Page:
Nonetheless, given its size, we do prefer the iPad mini 6 the most. Although it should be easy for even small children to grasp and transport, the screen is still large and bright enough to allow for comfortable viewing of videos or reading of books. The iPad mini 6 is not compatible with any of Apple’s detachable iPad keyboards, so if you want a more comfortable typing experience than tapping on the on-screen keyboard, you’ll need to explore the world of third-party Bluetooth keyboards. However, if you’re buying an iPad so a child can get some schoolwork done, you might want to consider a different model. Moreover, Best Buy just discounted all iPad Mini 6 tablets by $100.

3. Apple iPad Air (2022)

If you want to gift a child a high-quality tablet that you can trust them to take care of for years to come, the $599 starting price of Apple’s Pad Air 2022 might be worth it. It’s basically an enhanced version of the original iPad that’s more appropriate for consuming and creating content.

The iPad Air 2022 is almost on par with the iPad Pro now that Apple’s M1 chip has been added. This does not mean that the Air has replaced the Pro, but the power gap is much smaller. This, together with its rather low starting price, may make the new iPad Air more alluring than the iPad Pro for consumers on a tight budget who nevertheless want to obtain the best iPad they can afford.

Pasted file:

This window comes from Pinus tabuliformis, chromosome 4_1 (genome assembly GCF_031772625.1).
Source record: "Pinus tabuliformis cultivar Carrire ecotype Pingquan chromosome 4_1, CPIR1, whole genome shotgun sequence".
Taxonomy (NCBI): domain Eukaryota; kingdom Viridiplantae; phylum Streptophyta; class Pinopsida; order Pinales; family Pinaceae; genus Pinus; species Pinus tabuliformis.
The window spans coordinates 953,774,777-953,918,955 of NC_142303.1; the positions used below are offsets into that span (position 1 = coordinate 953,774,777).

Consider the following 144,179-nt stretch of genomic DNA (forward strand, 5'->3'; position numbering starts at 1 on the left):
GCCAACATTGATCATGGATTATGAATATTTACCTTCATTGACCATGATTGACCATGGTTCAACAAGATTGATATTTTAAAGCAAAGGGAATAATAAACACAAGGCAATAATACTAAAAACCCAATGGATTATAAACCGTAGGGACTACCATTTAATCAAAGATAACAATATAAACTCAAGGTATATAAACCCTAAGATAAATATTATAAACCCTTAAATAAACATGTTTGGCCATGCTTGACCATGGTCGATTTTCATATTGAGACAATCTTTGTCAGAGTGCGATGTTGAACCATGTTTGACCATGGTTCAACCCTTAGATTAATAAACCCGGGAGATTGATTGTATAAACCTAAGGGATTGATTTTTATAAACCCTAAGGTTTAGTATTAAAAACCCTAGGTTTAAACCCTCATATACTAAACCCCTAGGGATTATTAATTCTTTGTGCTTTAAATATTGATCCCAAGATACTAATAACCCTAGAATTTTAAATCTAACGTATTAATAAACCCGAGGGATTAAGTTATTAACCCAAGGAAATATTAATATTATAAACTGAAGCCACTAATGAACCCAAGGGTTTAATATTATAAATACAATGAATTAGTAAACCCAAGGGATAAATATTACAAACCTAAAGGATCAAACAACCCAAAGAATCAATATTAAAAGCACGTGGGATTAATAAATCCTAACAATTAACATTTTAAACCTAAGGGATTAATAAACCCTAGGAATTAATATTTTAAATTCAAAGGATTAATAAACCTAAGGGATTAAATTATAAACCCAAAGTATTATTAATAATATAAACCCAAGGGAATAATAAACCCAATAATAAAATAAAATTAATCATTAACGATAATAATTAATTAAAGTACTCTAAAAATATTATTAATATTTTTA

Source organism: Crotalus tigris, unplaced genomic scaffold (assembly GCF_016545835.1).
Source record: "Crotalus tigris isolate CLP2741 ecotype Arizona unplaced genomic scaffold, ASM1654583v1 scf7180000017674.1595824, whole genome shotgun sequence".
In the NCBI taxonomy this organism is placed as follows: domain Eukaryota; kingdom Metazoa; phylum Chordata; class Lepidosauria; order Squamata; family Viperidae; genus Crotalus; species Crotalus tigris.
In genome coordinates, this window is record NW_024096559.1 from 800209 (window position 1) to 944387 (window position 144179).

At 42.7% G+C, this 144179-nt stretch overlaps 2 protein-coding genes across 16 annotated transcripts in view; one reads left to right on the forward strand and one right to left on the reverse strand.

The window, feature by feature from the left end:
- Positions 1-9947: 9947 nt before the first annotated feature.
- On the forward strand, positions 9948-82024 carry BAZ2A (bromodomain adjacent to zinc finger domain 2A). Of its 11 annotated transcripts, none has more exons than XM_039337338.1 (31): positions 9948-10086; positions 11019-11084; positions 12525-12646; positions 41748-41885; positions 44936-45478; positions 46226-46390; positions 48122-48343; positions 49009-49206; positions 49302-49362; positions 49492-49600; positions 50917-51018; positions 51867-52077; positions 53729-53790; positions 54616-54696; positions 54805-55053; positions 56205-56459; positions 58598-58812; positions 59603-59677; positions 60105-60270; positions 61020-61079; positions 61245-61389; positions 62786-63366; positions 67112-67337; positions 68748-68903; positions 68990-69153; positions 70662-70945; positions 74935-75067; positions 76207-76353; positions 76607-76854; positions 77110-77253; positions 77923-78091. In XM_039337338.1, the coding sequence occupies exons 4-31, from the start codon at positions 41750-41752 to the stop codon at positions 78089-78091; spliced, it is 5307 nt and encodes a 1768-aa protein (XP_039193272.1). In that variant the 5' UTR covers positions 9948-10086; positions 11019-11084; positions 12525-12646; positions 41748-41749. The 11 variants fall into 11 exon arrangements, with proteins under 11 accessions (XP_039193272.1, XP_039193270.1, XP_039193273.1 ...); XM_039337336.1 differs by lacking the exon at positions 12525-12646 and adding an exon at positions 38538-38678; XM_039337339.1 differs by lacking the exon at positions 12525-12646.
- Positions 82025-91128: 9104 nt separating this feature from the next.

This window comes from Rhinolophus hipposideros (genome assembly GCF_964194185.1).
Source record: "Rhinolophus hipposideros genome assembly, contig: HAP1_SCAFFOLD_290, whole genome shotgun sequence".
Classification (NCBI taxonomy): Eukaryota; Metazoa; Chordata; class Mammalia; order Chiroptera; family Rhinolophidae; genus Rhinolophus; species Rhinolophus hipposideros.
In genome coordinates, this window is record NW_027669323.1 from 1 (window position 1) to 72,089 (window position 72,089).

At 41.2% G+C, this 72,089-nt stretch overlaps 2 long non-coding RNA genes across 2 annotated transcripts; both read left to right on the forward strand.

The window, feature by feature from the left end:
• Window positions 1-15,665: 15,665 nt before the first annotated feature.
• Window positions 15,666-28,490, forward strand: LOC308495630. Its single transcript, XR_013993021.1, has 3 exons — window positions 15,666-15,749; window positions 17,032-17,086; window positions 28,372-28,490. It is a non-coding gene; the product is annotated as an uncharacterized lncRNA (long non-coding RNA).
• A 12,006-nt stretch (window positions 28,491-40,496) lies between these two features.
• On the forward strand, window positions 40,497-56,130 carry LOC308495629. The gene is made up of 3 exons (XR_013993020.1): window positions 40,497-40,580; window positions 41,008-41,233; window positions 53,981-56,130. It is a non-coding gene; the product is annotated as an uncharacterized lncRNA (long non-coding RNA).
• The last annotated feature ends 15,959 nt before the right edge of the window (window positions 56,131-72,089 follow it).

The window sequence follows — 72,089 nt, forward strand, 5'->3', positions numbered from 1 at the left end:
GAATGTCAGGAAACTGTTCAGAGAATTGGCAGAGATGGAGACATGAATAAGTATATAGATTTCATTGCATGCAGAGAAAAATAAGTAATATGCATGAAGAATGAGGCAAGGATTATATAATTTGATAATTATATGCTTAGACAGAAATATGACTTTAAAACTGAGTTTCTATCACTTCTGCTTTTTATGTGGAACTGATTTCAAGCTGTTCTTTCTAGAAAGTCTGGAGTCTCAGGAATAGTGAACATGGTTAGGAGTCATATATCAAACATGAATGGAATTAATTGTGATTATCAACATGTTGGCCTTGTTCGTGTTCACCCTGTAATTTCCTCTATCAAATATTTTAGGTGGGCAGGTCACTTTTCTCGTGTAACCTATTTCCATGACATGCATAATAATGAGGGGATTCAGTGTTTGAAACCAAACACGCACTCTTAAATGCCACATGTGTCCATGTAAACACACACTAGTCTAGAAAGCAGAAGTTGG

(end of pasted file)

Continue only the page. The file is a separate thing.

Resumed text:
The most recent iPad Air is a tablet that is almost ideal. Even while there is definitely room for improvement, it is difficult to put this svelte, potent slate down. If you want a tablet that is a little bit better than the basic iPad, this is arguably the best option for the majority of families.

4. The 2021 iPad Pro (11-inch)

While having a larger, brighter screen, the 12.9-inch iPad Pro 2021 is simply too pricey for any but the oldest and most responsible children to consider purchasing at a starting price of $1,099 for one. Although the 11-inch iPad Pro 2021 costs $799, it is still a suitable iPad to give to an older child who can be trusted to use it for creative work without misusing (or losing) it.

With a stunning screen, an amazing battery life of 13 hours, and the full capability of Apple’s incredible M1 chip, which can handle even the most demanding video and picture editing software, it is also worth the money.

Kids who wish to develop their digital art and video editing talents will love the 11-inch iPad Pro 2021, which also works well as an entertainment device. This device is excellent for typing notes and papers because of its vibrant and colorful display, sharp four speakers that produce much louder sound than you might expect from such a thin device, and amazing (and optional) Magic Keyboard that provides the easiest, smoothest iPad typing experience ever.

How to pick your child’s ideal iPad